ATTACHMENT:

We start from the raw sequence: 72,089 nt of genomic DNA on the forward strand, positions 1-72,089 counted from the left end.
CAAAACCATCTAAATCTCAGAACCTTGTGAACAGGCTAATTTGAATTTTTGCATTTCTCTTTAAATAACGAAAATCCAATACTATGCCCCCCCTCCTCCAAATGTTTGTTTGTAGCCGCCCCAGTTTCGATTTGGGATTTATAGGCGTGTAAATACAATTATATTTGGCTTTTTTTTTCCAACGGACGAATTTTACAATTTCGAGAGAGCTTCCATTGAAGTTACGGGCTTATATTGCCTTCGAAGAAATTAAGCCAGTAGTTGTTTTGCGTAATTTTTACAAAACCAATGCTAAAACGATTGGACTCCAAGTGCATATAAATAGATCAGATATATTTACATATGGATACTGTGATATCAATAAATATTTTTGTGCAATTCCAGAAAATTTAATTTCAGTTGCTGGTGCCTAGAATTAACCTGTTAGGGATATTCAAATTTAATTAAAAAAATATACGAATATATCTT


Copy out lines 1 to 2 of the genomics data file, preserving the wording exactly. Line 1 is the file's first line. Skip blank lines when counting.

We start from the raw sequence: 72,089 nt of genomic DNA on the forward strand, positions 1-72,089 counted from the left end.
CAAAACCATCTAAATCTCAGAACCTTGTGAACAGGCTAATTTGAATTTTTGCATTTCTCTTTAAATAACGAAAATCCAATACTATGCCCCCCCTCCTCCAAATGTTTGTTTGTAGCCGCCCCAGTTTCGATTTGGGATTTATAGGCGTGTAAATACAATTATATTTGGCTTTTTTTTTCCAACGGACGAATTTTACAATTTCGAGAGAGCTTCCATTGAAGTTACGGGCTTATATTGCCTTCGAAGAAATTAAGCCAGTAGTTGTTTTGCGTAATTTTTACAAAACCAATGCTAAAACGATTGGACTCCAAGTGCATATAAATAGATCAGATATATTTACATATGGATACTGTGATATCAATAAATATTTTTGTGCAATTCCAGAAAATTTAATTTCAGTTGCTGGTGCCTAGAATTAACCTGTTAGGGATATTCAAATTTAATTAAAAAAATATACGAATATATCTT